63 year old male with known coronary artery disease had recent episodes of pulmonary edema associated with cardiac arhythmia and pulmonary embolism (confirmed by lung scans). Readmitted to hospital in pulmonary edema. Evaluation -- indicated presence of pulmonary emboli with infarction -- bilaterally. Responded well to rest, anticoagulants, diuretics.

Petitioner was evaluated for cardiac surgery at Deborah Hospital, Browns Mills, N.J. from April 6 to 14, 1970. He was found to be not an apt candidate for such surgery. There was no evidence of myocardial ischemia. The final diagnoses were: arteriosclerotic heart disease; coronary artery disease; congestive heart failure; left bundle branch block; chronic bronchitis with early pulmonary obstructive disease; benign prostate hypertrophy. Recommendations for treatment were made. Reevaluation was sought in 12 months.

Petitioner was again confined to Christ Hospital from September 8 to 21, 1970. The final diagnoses at this time were: acute pneumonia RUL (right upper lobe); arteriosclerotic heart disease; enlarged heart; regular sinus rhythm; multiple multifocal premature ventricular beats; left bundle branch block; previous multiple pulmonary infarctions.

Petitioner was again evaluated at Deborah Hospital in April 1971. The record of that episode contains the following:

FINAL DIAGNOSIS: Coronary artery disease with angina pectoris, probable papillary muscle dysfunction, left bundle branch block, premature beats, history of chronic congestive heart failure. 2. Chronic bronchitis with chronic obstructive pulmonary disease. 3. Benign prostatic hypertrophy.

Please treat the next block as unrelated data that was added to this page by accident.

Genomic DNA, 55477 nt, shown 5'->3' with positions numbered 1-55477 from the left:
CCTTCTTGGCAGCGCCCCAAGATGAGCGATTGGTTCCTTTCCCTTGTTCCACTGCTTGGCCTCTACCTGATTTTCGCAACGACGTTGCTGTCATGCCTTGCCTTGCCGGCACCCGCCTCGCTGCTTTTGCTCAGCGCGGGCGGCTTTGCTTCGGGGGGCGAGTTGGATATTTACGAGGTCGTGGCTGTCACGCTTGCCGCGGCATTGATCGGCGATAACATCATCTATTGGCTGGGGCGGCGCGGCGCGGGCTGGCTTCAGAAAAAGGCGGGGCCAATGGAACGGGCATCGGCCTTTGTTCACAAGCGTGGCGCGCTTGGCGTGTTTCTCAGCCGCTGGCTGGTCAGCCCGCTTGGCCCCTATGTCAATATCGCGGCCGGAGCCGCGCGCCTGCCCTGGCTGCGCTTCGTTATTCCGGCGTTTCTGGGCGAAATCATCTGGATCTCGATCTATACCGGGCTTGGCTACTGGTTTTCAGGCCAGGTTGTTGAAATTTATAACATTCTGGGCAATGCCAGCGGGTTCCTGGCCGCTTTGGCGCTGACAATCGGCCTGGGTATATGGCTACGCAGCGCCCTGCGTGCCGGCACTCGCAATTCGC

ConclusionS AND RECOMMENDATIONS: Mr. Goldklang seems to be quite stable in spite of the severity of his chronic problem.

[130 NJSuper Page 316]

We suggest that he stay on the same medical program, except that perhaps the Lasix need not be administered as often. We would like to see him again for another evaluation in one year.


Petitioner sought to reopen his 1968 award resulting from the 1965 infarct. His thesis was that his medical problems since that award, set forth above, were causally related to the 1965 infarct to a sufficient degree to authorize an award for increased coronary disability. The Compensation Court dishonored his claim; the County Court reversed and I am convinced that the initial tribunal reached the correct result.

On the reopener it was the petitioner's burden to prove by the preponderance of the evidence not only the fact that his disability had increased but that the increased disability was causally related to the original injury. Schiffres v. Kittatinny Lodge, Inc., 39 N.J. 139, 148 (1963). The prior proceeding is res judicata at the time of the judgment entered therein, subject only to application for increase or decrease in the award by employer or employee pursuant to N.J.S.A. 34:15-27. Schiffres, supra, 39 N.J. at 148; Hopler v. Hill City Coal & Lumber Co., 5 N.J. 466, 470 (1950). With respect to the burden of proof, petitioner must establish that his prior infarct caused his increased disability to a material degree -- a degree greater than de minimis. Dwyer v. Ford Motor Co., 36 N.J. 487, 493-494 (1962).

It would also be well to refer to a medical or medico-legal truism that underlies all discussion of work-connected myocardial infarctions. That is, work effort does not of itself cause coronary occlusion or myocardial infarction. Our cases have accepted the disputed medical proposition that employment effort or stress can so act upon the underlying disease of coronary arteriosclerosis as to precipitate an infarct. Thus, our cases speak of "precipitation" by the action of work effort upon the underlying disease. Dwyer, supra, 36 N.J. at 491-492; Carr v. Campbell Soup Co., 124 N.J. Super. 382, 384 (App. Div. 1973); Meines v. Hy Levine Associates, 58 N.J. 548, 554-555 (1971); Aladits v. Simmons

[130 NJSuper Page 317]